This theorem, together with Corollary 1, indicates that \(\chi (\overline {\mathcal {G}}_{g})\) also increases almost linearly with N when all receivers experience similar erasure probabilities. However, the above theorem does not imply U _{ s }=U _{ g }. This is because GIDNC does not have Property 1. Explicitly, by removing a vertex from \(\mathcal {G}_{g}\), more edges and larger cliques may be generated, and thus the absolute minimum block completion time U _{ g } can be smaller than \(\chi (\overline {\mathcal {G}}_{g})\) of the original GIDNC graph \(\mathcal {G}_{g}\) [24]. We thus have U _{ g }≤U _{ s }. We note, however, that a systematic way of finding U _{ g } other than bruteforce search remains widely open.
4 SIDNC transmission schemes
In this section, we design SIDNC transmission schemes to compensate for packet erasures in the coded transmission phase. To this end, the sender has to regularly collect feedback from the receivers about their packet reception state to make online coding decisions. We consider transmission schemes with two different types of feedback frequency, namely:

1.
Fullyonline feedback: feedback is collected after every coded transmission. However, this could be costly in wireless communications. We thus also consider a reduced feedback frequency next;

2.
Semionline feedback: feedback is only collected after transmitting a complete SIDNC solution;
To be able to design SIDNC transmission schemes, two questions need to be answered first:

1.
What is the optimization objective for throughput and decoding delay improvement?

2.
What does the sender need to send to achieve it?
Before addressing these questions, we first highlight some challenges:
Remark 1.
Under random packet erasures, a reasonable measure of throughput is the mean block completion time E[ U _{ T }] of the coded transmission phase. However, it is intractable to minimize E[ U _{ T }]. To see this, let us consider the stochastic shortest path (SSP) method [23]. In SSP method, the state space comprises the current SFM and its successors, and thus has a prohibitively large size with a value of 2^{T}, where T is the number of “1”s in A. The action space for each state comprises all cliques/coding sets, which is NPhard to find [42]. Then, E[ U _{ T }] is recursively minimized by examining all the states and the associated actions. Such examination is necessary, because the packet erasures can take any pattern and are not predictable. But it makes E[ U _{ T }] intractable to minimize. To overcome this difficulty, we will turn to optimization objectives that are heuristic, but still based on SSP optimization principles.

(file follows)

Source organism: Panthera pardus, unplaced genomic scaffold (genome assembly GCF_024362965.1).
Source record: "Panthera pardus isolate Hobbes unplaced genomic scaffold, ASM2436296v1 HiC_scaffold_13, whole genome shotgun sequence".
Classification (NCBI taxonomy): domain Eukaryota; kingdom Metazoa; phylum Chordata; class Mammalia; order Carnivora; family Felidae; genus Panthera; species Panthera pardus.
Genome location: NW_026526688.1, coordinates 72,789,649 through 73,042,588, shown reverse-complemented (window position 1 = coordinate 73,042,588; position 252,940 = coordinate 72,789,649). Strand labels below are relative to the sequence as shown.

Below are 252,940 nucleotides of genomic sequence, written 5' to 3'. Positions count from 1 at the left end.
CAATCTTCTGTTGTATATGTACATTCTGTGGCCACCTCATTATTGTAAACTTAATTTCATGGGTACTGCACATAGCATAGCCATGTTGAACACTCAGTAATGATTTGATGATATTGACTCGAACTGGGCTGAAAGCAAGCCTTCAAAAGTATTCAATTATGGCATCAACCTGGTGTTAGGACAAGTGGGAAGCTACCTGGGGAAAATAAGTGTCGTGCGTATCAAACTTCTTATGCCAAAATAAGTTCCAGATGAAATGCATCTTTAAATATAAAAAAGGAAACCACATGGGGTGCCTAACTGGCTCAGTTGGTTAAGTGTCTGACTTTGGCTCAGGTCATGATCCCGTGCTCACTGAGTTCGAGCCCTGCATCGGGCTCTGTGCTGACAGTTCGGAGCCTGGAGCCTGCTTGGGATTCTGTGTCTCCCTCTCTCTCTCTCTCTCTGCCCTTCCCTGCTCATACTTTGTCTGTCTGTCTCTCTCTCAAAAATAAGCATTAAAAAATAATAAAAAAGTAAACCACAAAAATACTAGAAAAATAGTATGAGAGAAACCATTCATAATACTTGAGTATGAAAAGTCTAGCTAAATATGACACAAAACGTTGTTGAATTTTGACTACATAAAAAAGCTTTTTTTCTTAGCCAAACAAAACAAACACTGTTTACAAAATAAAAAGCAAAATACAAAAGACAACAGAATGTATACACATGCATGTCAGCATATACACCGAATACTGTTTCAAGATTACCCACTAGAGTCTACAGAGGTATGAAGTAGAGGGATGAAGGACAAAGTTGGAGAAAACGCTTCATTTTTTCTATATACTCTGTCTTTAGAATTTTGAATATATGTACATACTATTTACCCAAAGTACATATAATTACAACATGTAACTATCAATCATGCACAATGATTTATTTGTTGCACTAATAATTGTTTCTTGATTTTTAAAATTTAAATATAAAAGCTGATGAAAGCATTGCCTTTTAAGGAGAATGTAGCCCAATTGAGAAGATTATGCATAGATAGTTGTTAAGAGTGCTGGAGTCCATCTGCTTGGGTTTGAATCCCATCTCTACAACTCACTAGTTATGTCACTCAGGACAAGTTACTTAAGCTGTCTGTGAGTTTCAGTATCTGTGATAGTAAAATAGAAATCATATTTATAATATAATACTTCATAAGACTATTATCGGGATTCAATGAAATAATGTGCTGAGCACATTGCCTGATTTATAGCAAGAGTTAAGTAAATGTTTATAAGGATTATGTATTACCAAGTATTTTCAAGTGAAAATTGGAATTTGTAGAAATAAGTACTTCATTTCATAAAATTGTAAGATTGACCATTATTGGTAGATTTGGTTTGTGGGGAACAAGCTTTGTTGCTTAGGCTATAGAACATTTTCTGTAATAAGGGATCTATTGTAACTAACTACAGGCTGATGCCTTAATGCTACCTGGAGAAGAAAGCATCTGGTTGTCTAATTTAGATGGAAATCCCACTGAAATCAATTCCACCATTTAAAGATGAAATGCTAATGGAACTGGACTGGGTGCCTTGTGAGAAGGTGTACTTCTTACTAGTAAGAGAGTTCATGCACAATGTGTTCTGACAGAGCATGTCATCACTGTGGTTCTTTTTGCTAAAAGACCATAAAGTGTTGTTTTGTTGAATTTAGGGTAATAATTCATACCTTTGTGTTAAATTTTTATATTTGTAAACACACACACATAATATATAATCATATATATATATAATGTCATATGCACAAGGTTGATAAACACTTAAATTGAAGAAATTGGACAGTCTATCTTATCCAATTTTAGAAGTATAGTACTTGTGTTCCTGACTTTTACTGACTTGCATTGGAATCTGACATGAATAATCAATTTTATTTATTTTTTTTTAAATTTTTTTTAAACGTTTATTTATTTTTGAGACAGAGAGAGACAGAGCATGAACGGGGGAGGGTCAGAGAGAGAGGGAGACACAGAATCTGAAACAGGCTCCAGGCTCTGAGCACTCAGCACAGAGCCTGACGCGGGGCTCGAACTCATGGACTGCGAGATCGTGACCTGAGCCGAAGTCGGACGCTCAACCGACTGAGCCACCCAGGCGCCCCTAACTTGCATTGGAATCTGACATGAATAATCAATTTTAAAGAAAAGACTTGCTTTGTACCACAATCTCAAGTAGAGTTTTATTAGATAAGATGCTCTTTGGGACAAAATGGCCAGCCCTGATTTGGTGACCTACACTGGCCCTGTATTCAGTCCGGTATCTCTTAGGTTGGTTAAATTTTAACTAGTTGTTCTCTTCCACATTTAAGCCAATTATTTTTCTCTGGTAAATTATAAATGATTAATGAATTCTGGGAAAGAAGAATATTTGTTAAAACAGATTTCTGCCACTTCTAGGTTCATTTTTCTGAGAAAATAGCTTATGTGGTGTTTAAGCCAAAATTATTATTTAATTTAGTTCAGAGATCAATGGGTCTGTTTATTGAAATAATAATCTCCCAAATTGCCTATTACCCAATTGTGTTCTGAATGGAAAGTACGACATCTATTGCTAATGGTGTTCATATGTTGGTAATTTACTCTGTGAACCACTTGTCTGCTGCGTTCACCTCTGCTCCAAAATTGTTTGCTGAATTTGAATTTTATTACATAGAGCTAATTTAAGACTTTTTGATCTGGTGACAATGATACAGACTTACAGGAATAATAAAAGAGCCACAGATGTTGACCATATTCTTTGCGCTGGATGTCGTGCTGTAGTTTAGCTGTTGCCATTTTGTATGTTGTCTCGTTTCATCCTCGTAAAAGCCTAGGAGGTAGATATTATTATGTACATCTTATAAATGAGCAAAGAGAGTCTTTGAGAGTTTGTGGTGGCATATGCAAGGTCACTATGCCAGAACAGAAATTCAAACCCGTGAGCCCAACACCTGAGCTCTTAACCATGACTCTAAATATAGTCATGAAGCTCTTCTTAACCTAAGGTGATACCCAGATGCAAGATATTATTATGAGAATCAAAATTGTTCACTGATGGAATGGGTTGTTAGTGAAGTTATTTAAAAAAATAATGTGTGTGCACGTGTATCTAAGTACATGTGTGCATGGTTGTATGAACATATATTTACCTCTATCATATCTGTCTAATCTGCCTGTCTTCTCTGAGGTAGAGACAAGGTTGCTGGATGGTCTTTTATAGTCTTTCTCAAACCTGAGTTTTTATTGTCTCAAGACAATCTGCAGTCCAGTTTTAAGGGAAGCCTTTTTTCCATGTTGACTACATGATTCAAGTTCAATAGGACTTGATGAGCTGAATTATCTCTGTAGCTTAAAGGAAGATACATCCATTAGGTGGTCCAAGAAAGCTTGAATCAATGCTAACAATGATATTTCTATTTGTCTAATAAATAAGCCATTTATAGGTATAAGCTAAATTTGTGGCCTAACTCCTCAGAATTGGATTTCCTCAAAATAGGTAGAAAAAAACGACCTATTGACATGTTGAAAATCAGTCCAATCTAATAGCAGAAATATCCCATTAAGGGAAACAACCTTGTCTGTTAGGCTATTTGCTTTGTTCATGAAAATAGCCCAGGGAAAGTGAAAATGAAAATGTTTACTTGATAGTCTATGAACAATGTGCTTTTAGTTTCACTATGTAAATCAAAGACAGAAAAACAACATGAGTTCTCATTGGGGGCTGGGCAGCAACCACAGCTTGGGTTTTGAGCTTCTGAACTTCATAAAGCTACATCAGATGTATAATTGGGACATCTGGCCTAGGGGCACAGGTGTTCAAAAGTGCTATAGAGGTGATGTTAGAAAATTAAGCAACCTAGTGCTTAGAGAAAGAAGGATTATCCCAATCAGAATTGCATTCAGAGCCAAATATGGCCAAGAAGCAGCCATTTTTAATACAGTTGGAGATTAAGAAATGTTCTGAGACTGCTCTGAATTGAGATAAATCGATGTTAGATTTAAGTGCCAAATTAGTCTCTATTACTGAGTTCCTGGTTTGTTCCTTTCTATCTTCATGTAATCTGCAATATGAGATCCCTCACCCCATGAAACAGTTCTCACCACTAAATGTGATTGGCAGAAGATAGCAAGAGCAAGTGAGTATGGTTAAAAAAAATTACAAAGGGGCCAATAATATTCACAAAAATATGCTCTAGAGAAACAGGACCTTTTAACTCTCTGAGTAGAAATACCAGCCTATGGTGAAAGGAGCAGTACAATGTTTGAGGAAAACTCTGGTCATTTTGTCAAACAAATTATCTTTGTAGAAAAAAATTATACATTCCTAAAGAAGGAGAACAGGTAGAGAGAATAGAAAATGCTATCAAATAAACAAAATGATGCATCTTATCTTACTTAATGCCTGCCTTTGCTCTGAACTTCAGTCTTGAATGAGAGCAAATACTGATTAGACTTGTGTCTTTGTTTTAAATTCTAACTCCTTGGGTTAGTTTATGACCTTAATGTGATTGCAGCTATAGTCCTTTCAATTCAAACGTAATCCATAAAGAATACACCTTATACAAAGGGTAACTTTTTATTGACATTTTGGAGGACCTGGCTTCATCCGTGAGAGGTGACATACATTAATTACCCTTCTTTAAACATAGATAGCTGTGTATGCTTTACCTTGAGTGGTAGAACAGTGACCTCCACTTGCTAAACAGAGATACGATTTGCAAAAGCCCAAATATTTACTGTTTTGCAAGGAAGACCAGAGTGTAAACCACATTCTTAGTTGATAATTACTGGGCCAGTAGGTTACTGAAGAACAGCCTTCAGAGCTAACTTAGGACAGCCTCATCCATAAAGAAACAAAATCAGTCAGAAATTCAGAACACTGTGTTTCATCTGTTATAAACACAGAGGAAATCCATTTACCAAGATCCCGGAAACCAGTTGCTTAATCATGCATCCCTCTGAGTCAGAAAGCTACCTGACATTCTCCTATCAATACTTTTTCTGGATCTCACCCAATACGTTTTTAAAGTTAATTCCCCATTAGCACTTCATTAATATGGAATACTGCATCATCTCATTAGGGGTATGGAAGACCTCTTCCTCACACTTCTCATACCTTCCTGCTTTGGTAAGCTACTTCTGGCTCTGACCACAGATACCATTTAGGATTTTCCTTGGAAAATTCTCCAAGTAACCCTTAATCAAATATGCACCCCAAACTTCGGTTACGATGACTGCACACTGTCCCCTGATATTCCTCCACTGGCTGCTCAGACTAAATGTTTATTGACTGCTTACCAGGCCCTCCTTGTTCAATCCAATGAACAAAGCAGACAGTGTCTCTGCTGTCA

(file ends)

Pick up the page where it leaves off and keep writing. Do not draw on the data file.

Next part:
Remark 2.
It is intractable to minimize the APDD D _{ T } of the coded transmission phase due to the NPhardness of finding D _{ s }, because otherwise by setting P _{ e }=0, the minimum D _{ T } is equal to D _{ s }. To overcome this difficulty, we will give higher priority to the minimization of block completion time. In other words, we first minimize the block completion time. Then among the resultant coding decisions, we choose the one that minimizes the decoding delay. Our prioritization reflects the motivation of using network coding, that is, to achieve better throughput performance. It also provides bounded decoding delay performance as we have shown in (8). This will also be confirmed by our simulations, which show that D _{ T } generally decreases with decreasing U _{ T }.
4.1 Fullyonline transmission scheme
In this scheme, the current state in SSP is the current SFM A, the absorbing state is the allzero SFM and is denoted by A _{0}. The action space comprises all the SIDNC coding sets of A. The cost of each action is one, for it consumes one transmission. The block completion time U _{ T } is thus equal to the number of transitions (a.k.a. path length or distance) between A and A _{0}.
According to Remark 1, it is intractable to choose an action/coded packet that minimizes the expected path length (and thus E[ U _{ T }]). As a heuristic alternative, we propose to choose an action/coded packet that belongs to the shortest path from A to A _{0}, which has a length of U _{ s }. This choice guarantees that, upon the reception of the coded packet at all interested receivers, the shortest distance between the updated state A ^{′} and A _{0} is minimized to U _{ s }−1. To this end, the coded packet must belong to a minimum clique partition solution \(\mathcal {S}_{c}\). Otherwise, the shortest distance between A ^{′} and A _{0} is still U _{ s }.